June 12, 2015
Staring down the new face of Middle East conflict
Ben Tinsley - Texas Jewish Post
DALLAS — Dr. Michael Makovsky covered a lot of ground May 20 during his presentation “The New Face of Conflict: Lessons from the 2014 Gaza War for America.”
As the chief executive officer of the Jewish Institute for National Security Affairs, a pro-Israel nonprofit think-tank, Dr. Makovsky also reviewed at length JINSA’s opposition to “Goldstone II” — the name many Israelis used to describe the three-member commission set up to investigate allegations of “war crimes” following Operation Protective Edge.
Goldstone II originally derived its name from the infamous Goldstone Report set up following Operation Cast Lead in 2009 — which was slammed as one-sided and anti-Israel by critics.
JINSA officials selected Dallas for one of Makovsky’s presentations because of its size, political influence, and large Jewish population.
Makovsky had a lot of information to impart over the course of an hour:
The U.S.-Iran nuclear talks aren’t slowing Tehran’s production;
Hamas bent the same rules of war that it accused Israel of doing during last year’s Gaza Conflict; and
Both Israeli and Arab media skewed coverage of last summer’s events.
Makovsky conducted several vigorous discussions with audience members regarding Israel and the Middle East.
He had prepared several folders for audience members packed with documents and copies of news stories, which provided background on several of Makovsky’s talking points during his presentation in the Old Parkland Pecan Room, 3819 Maple Ave.
“I thought what I would do is talk a little about my organization, talk a little about the Middle East, and then have a conversation,” Makovsky said.
The folders contained at least two articles referencing the Israeli-Arab “War of Narrative” — the distortion of the historical record on both sides of the conflict.
On the subject of Iran and nuclear arms, Makovsky passed out documents addressing his belief that the Iran nuclear arrangement with the U.S. is not slowing any increase in nuclear arms — as had been hoped.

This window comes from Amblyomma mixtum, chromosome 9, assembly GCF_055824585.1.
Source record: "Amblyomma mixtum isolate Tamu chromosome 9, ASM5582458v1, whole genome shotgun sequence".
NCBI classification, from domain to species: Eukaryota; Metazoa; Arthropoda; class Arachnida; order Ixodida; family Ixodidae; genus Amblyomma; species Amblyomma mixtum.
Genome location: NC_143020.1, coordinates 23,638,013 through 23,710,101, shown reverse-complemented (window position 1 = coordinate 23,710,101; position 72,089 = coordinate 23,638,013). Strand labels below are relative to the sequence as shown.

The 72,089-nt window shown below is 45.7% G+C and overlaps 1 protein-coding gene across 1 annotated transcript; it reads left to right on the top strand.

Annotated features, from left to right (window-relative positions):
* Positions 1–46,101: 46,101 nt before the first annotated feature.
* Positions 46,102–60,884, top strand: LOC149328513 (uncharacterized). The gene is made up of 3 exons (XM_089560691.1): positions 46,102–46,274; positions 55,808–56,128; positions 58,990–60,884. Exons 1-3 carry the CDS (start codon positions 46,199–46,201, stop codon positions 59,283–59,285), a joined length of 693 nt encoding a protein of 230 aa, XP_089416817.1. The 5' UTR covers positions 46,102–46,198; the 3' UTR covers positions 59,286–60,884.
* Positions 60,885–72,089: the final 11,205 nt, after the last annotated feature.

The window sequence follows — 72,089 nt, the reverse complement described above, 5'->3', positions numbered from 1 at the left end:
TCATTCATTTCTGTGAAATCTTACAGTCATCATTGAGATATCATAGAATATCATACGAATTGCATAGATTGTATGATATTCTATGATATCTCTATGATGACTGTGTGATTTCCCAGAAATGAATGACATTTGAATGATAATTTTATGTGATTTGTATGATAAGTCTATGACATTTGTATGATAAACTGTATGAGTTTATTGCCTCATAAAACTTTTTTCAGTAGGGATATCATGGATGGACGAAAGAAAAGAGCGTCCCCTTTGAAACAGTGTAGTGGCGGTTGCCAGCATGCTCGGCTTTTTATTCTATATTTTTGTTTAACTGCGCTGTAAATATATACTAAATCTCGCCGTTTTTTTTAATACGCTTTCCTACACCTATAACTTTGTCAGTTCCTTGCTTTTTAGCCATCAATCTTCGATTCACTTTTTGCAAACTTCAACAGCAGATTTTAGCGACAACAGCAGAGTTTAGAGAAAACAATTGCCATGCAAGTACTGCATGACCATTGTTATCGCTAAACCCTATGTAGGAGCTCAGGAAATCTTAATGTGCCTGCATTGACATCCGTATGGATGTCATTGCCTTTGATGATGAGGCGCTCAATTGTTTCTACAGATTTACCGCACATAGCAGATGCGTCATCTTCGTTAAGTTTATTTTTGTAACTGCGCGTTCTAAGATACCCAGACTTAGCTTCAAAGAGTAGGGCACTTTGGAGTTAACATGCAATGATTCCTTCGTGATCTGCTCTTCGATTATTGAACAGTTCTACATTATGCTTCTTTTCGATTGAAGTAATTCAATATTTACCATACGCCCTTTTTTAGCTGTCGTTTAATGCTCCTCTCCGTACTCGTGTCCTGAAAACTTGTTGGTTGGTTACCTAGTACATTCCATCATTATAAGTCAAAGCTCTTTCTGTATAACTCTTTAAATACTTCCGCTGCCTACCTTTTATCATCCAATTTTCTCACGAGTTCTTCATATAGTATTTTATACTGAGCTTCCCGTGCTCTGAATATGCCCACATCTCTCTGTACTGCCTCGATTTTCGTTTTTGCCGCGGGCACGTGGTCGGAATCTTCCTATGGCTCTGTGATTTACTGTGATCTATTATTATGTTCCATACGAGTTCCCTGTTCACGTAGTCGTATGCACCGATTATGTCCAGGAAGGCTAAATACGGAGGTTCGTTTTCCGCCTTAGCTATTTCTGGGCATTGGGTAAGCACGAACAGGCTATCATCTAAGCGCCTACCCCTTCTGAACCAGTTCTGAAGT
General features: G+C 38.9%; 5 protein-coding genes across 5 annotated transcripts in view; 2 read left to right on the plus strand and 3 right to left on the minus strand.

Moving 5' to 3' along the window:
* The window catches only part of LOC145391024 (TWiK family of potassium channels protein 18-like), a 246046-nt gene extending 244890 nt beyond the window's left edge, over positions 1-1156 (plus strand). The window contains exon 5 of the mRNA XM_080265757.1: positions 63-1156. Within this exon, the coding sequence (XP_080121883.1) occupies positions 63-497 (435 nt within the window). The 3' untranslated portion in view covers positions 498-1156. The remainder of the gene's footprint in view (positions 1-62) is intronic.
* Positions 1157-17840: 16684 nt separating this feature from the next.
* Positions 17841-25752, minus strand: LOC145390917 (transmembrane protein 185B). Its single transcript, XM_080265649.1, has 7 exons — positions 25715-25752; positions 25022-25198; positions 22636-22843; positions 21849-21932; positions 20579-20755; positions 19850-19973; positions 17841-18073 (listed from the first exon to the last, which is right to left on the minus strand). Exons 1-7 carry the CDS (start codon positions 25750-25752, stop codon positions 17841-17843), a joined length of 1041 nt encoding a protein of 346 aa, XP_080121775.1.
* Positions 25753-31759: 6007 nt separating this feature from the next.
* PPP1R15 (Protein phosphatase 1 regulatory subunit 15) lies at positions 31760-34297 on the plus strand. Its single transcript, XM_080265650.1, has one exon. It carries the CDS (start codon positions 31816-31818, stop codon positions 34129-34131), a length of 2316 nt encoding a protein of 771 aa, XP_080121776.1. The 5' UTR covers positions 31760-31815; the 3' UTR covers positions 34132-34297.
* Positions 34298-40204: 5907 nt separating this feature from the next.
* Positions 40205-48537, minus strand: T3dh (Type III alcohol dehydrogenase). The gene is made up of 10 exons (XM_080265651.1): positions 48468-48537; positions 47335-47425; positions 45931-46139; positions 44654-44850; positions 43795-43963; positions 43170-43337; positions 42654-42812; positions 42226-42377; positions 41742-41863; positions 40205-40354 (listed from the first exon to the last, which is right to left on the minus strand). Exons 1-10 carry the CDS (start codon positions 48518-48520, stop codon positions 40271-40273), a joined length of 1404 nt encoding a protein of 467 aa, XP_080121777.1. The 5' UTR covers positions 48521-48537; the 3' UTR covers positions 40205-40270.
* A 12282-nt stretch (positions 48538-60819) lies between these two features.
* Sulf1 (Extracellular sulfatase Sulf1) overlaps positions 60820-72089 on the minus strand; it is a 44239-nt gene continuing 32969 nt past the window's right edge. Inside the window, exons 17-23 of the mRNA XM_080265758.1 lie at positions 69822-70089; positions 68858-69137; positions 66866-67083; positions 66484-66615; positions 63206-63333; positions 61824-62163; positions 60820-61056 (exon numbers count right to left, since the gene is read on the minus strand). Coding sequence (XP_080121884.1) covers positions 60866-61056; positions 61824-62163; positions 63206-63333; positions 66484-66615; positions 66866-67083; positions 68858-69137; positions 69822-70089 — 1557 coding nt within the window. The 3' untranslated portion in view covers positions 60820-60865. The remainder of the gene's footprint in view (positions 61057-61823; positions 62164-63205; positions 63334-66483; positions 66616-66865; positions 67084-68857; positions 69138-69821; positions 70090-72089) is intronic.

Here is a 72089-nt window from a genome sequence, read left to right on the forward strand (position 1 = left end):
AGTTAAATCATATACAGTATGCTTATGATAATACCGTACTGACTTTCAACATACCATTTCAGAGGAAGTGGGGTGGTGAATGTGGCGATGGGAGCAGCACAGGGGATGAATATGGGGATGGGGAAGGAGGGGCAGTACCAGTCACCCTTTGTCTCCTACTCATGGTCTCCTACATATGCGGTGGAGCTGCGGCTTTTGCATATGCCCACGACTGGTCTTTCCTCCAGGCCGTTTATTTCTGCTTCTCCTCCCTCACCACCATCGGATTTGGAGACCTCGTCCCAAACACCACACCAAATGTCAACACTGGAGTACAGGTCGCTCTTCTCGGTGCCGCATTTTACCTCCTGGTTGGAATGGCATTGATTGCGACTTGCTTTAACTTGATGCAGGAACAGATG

“The Iran deal is (speeding up) nuclear proliferation in an unbelievably unstable part of the world,” he said.
Then came the subject of the investigation into soldier conduct during the 2014 Israel-Gaza Conflict. A special task force of retired U.S. generals visited Israel and conducted an assessment of conduct during that conflict, Makovsky said.
The results of that investigation were listed in a May 2015 document presented to Congress.
The study showed that Hamas violated the law of armed conflict and exploited misunderstanding of its requirements to undermine Israel’s perceived moral standing and international support.
The study indicated Israel’s military did everything it could to avoid civilian casualties — and also did what it could to reduce the risk to the civilian population.
The conduct of the Israel Defense Forces during battle was an “admirable case of restraint,” according to the study.
The study indicates Hamas and its supporters substantially manipulated the Law of Armed Conflict, or LOAC, to allege that collateral damage from Israeli was illegal, while concealing the fact that Hamas simultaneously encouraged collateral damage.
Hamas, according to reports, supported false claims against the IDF by distorting stories and images to serve their organization’s narrative and by manipulating stories in the international media.
After Makovsky’s presentation, he spent much time in back-and-forth conversations with the audience:
“The star of the war was the Iron Dome. It was a great success.”
“These aren’t your grandfather’s tunnels — 7 feet high and cased with cement.”
As the evening concluded, Makovsky specifically thanked Harlan and Amy Korenvaes for being his hosts.
Dr. Michael Makovsky joined JINSA in 2013 as CEO. A U.S. national security expert, he has worked extensively on Iran’s nuclear program, the Middle East, and the intersection of international energy markets and politics with U.S. national security.
*This article originally appeared in the Texas Jewish Post.